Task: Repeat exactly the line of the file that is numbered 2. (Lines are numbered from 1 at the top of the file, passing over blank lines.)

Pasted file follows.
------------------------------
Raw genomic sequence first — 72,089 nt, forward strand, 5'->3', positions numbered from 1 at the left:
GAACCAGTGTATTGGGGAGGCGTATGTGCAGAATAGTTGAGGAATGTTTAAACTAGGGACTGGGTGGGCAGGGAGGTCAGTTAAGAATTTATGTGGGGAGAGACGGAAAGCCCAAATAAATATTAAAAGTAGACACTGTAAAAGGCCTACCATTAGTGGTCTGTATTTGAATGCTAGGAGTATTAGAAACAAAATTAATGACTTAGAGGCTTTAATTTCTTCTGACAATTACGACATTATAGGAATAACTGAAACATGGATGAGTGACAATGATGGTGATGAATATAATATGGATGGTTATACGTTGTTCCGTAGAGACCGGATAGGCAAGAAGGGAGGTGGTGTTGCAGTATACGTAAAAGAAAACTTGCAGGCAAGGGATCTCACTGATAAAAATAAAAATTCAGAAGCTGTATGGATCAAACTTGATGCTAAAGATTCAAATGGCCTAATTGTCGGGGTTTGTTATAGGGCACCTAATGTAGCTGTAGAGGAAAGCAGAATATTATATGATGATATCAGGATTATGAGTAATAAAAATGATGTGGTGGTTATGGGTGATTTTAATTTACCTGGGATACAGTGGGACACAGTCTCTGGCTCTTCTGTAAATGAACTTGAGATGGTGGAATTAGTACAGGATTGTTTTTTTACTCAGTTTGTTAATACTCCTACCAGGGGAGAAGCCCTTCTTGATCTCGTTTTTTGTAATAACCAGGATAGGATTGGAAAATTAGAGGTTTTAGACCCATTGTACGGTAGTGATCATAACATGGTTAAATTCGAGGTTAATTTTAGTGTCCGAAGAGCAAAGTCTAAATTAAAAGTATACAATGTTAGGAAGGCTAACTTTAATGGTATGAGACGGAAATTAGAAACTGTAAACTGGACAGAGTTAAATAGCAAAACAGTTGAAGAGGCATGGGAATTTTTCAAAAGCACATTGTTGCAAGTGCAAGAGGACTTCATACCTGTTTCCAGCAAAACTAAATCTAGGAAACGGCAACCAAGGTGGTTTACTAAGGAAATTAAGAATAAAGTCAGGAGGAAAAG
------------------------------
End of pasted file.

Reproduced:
GAACCAGTGTATTGGGGAGGCGTATGTGCAGAATAGTTGAGGAATGTTTAAACTAGGGACTGGGTGGGCAGGGAGGTCAGTTAAGAATTTATGTGGGGAGAGACGGAAAGCCCAAATAAATATTAAAAGTAGACACTGTAAAAGGCCTACCATTAGTGGTCTGTATTTGAATGCTAGGAGTATTAGAAACAAAATTAATGACTTAGAGGCTTTAATTTCTTCTGACAATTACGACATTATAGGAATAACTGAAACATGGATGAGTGACAATGATGGTGATGAATATAATATGGATGGTTATACGTTGTTCCGTAGAGACCGGATAGGCAAGAAGGGAGGTGGTGTTGCAGTATACGTAAAAGAAAACTTGCAGGCAAGGGATCTCACTGATAAAAATAAAAATTCAGAAGCTGTATGGATCAAACTTGATGCTAAAGATTCAAATGGCCTAATTGTCGGGGTTTGTTATAGGGCACCTAATGTAGCTGTAGAGGAAAGCAGAATATTATATGATGATATCAGGATTATGAGTAATAAAAATGATGTGGTGGTTATGGGTGATTTTAATTTACCTGGGATACAGTGGGACACAGTCTCTGGCTCTTCTGTAAATGAACTTGAGATGGTGGAATTAGTACAGGATTGTTTTTTTACTCAGTTTGTTAATACTCCTACCAGGGGAGAAGCCCTTCTTGATCTCGTTTTTTGTAATAACCAGGATAGGATTGGAAAATTAGAGGTTTTAGACCCATTGTACGGTAGTGATCATAACATGGTTAAATTCGAGGTTAATTTTAGTGTCCGAAGAGCAAAGTCTAAATTAAAAGTATACAATGTTAGGAAGGCTAACTTTAATGGTATGAGACGGAAATTAGAAACTGTAAACTGGACAGAGTTAAATAGCAAAACAGTTGAAGAGGCATGGGAATTTTTCAAAAGCACATTGTTGCAAGTGCAAGAGGACTTCATACCTGTTTCCAGCAAAACTAAATCTAGGAAACGGCAACCAAGGTGGTTTACTAAGGAAATTAAGAATAAAGTCAGGAGGAAAAG